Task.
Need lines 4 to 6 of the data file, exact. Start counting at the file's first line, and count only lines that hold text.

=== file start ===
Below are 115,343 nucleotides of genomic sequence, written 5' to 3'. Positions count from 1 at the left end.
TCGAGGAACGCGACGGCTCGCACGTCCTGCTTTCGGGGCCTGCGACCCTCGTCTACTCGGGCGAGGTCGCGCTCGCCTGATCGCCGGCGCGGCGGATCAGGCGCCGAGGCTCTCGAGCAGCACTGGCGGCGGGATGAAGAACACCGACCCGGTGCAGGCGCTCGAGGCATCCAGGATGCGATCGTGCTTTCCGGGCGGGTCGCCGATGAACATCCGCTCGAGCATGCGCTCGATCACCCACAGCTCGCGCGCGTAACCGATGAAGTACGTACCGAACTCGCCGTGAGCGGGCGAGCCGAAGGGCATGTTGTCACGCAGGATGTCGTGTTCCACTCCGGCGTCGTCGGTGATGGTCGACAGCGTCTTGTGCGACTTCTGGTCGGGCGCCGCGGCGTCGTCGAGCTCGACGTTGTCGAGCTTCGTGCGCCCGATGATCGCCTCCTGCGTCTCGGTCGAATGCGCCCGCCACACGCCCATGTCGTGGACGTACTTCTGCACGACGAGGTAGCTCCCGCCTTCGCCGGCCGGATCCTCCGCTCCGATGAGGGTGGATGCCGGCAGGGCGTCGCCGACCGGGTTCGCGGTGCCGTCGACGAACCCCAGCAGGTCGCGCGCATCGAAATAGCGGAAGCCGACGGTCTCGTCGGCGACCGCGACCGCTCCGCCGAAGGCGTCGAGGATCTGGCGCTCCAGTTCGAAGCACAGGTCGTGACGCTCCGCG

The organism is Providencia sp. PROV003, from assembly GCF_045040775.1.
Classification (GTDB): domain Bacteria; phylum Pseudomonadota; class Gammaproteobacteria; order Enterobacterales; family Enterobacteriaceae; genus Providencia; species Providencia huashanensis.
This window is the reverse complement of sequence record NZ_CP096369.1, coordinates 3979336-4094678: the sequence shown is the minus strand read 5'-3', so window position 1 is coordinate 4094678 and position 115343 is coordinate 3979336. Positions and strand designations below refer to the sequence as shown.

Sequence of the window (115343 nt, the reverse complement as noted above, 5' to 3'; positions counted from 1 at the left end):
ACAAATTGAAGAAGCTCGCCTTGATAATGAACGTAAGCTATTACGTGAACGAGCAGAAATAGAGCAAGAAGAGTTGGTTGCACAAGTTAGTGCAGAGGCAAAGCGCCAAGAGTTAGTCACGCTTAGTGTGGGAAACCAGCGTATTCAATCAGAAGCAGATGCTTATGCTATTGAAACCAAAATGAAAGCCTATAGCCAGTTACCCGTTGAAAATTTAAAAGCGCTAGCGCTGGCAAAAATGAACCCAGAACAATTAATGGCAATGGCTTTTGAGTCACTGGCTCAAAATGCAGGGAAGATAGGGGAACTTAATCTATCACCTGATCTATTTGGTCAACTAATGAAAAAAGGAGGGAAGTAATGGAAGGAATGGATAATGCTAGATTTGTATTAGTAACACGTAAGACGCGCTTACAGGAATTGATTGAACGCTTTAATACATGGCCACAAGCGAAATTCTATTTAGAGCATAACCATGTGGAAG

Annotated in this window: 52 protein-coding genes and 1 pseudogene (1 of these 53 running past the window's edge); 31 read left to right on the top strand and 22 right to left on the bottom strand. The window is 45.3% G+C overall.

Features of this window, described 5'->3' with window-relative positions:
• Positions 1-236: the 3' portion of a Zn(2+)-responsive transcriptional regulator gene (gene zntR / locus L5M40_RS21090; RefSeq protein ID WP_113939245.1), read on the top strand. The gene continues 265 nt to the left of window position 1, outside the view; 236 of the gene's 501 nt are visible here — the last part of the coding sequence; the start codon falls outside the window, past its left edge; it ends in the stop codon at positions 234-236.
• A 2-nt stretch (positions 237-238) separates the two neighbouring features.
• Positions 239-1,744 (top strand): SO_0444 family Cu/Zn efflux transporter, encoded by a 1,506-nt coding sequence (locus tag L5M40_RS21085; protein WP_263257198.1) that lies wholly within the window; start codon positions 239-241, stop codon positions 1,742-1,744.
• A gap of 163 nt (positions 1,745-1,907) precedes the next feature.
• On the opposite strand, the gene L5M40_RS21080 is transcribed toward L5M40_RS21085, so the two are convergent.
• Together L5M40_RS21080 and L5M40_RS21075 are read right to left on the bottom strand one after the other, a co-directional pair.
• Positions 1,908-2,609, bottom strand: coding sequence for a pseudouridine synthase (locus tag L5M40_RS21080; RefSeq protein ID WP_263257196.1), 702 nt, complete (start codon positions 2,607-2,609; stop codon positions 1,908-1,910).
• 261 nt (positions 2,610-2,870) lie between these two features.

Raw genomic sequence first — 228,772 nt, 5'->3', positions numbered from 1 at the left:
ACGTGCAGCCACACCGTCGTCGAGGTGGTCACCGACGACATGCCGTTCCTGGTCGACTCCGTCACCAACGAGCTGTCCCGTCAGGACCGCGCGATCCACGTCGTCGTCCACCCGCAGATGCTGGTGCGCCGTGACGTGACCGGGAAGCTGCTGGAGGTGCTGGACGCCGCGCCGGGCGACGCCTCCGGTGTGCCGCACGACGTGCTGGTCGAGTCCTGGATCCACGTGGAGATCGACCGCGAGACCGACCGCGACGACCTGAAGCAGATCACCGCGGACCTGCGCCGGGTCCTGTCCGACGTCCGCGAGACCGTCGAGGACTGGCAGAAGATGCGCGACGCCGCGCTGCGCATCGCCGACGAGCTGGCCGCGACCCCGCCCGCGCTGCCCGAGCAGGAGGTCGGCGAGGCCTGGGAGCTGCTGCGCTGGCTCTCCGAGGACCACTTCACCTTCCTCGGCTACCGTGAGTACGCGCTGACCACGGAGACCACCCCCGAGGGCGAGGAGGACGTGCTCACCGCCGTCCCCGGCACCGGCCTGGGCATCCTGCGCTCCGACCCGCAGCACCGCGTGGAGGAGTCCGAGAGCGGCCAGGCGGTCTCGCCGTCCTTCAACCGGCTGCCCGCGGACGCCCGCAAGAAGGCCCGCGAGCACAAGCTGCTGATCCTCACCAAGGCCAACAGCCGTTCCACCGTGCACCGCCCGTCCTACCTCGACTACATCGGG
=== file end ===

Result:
Classification (GTDB): domain Bacteria; phylum Pseudomonadota; class Gammaproteobacteria; order Enterobacterales; family Enterobacteriaceae; genus Providencia; species Providencia huashanensis.
This window is the reverse complement of sequence record NZ_CP096369.1, coordinates 3979336-4094678: the sequence shown is the minus strand read 5'-3', so window position 1 is coordinate 4094678 and position 115343 is coordinate 3979336. Positions and strand designations below refer to the sequence as shown.

Sequence of the window (115343 nt, the reverse complement as noted above, 5' to 3'; positions counted from 1 at the left end):